If the Western Australian Government has its way, all residents in the state will get 100Mbps minimum internet speeds.
The WA Government has argued that the Federal Government’s Statement of Expectations for the NBN should be updated to require the network to meet a mandated minimum peak time download speed of 100Mbps.
The state government argued this position in a Joint Parliamentary Committee on the NBN on Friday in the hope that the states speak up about how the $50 billion project is carried out.
This is despite news that the company responsible for rolling out the NBN – NBN Co – has scrapped plans for a 100Mbps speed tier on the fixed wireless network, which primarily services regional and semi-rural areas.
“Much of the existing NBN fixed line network is currently artificially-constrained where there is often vast capacity available and unused,” the state’s submission said.
“A new model should focus on an approach that motivates the uptake of the highest achievable network speeds for all and permits near 100 per cent network utilisation.”
NBN Co has two key charges that it passes onto retailers – Connectivity Virtual Circuit (CVC) and Access Virtual Circuit (AVC). The CVC essentially charges for the amount of data used.
NBN Co has made moves to bundle both the CVC and AVC charges to the retailers in a measure to stop them from purchasing inadequate bandwidth. This has resulted in the phasing-out of the two slower speed tiers – 12Mbps and 25Mbps – in favour of the higher-priced 50Mbps and 100Mbps speed tiers.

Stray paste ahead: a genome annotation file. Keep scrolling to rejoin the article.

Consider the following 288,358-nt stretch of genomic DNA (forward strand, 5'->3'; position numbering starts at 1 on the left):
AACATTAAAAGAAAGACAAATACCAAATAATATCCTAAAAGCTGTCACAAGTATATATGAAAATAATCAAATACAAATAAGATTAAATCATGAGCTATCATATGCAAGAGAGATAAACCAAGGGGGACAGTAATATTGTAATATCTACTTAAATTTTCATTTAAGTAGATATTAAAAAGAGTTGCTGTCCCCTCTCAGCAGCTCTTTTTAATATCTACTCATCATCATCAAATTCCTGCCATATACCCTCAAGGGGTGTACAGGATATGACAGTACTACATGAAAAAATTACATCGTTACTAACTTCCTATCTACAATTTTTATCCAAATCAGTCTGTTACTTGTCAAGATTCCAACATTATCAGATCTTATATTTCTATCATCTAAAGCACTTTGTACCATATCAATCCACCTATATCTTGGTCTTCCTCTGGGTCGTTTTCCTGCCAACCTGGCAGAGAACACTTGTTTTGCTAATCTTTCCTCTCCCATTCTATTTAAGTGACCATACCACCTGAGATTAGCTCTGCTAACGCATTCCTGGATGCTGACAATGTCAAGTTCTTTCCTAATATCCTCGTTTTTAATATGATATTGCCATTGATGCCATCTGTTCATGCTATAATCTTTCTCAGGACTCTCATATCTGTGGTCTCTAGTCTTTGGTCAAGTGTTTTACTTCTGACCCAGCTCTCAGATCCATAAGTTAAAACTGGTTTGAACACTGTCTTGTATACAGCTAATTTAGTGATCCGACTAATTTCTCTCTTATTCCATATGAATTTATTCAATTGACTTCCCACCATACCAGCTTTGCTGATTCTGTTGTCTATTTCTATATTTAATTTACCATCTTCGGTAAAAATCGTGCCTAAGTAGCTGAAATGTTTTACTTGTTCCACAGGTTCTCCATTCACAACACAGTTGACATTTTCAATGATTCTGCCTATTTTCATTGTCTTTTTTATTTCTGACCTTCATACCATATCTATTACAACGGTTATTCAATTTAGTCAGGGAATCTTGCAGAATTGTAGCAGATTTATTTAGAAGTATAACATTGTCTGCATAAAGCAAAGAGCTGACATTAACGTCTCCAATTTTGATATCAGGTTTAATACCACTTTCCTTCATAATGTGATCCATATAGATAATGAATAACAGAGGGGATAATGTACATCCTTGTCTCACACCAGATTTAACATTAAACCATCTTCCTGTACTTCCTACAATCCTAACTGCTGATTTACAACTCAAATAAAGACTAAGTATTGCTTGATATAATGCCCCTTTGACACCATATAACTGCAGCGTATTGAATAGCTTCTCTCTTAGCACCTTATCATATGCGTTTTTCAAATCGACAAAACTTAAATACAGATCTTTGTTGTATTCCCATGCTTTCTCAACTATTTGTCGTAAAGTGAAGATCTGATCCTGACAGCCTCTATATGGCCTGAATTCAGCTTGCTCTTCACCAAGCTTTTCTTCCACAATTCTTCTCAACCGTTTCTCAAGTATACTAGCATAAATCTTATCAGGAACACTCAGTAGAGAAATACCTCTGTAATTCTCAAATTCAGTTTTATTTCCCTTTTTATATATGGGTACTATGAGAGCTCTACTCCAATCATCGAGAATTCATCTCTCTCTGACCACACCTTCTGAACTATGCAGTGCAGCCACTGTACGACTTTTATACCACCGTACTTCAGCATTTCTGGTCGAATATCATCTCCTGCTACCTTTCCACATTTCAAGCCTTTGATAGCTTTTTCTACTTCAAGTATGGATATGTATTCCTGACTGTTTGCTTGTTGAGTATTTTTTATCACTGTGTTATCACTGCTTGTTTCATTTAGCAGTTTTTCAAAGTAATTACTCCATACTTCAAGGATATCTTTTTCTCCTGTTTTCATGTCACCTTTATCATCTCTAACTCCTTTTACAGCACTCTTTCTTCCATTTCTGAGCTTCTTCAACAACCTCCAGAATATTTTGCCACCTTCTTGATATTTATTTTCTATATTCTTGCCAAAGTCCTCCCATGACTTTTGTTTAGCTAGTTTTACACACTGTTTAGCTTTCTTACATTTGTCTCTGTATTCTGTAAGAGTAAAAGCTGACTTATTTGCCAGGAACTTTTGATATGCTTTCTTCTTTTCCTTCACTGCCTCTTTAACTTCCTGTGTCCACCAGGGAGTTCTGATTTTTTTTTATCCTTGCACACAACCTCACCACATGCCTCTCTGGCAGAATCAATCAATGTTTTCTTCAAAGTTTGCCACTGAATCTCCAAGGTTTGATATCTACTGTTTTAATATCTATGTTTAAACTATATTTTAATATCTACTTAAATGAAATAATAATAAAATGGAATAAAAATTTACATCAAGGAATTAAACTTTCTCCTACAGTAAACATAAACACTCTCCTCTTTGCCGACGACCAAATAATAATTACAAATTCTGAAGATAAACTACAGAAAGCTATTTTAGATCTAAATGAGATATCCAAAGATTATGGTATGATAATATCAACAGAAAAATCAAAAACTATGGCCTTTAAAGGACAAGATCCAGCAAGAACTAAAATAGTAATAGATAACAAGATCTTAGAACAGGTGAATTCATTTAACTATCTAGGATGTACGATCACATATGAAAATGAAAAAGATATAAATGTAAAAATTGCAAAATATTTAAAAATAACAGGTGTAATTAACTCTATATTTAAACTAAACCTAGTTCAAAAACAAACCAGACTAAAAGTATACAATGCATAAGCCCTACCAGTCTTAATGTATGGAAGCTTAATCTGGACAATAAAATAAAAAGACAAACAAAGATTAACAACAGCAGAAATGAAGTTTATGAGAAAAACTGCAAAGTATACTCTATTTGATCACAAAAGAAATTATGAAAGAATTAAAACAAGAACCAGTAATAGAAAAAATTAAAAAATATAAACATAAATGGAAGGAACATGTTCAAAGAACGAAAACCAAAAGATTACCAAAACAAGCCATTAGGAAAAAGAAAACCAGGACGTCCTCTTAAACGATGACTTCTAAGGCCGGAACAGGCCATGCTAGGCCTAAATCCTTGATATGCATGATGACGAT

After scrapping plans for the 100Mbps speed tier on the fixed wireless network, NBN Co chief Bill Morrow said that the vast majority of fixed wireless users have no need for the fastest speed tier.
“Our average consumption across the NBN network is just under 200 gigabytes per month, and when you look at the fixed-wireless network it’s substantially less than that, so these aren’t as heavy of users; however, in the fixed-wireless there’s a large portion that are using terabytes of data,” Mr Morrow said.
The State’s submission also called for an end to Fibre to the Node (FTTN) connections in favour of Fibre to the Curb (FTTC) or Fibre to the Premises (FTTP).
The submission comes after Mr Morrow blamed online gamers for congesting the network.
— ABC News (@abcnews) June 4, 2018
What is the fastest NBN provider?
Aside from customer service, a fast internet connection is valued higher than anything else, according to new Canstar Blue research.
In a survey of almost 1,700 NBN customers, Internode came out on top for overall customer satisfaction, as well as for its speed of plans and customer service.
Users spend $80 per month, on average, on their NBN plan and nearly three quarters of users are on a faster plan than what their old internet connection could provide. Nearly one fifth are also considering ditching the NBN for a private network provider, or a mobile broadband plan.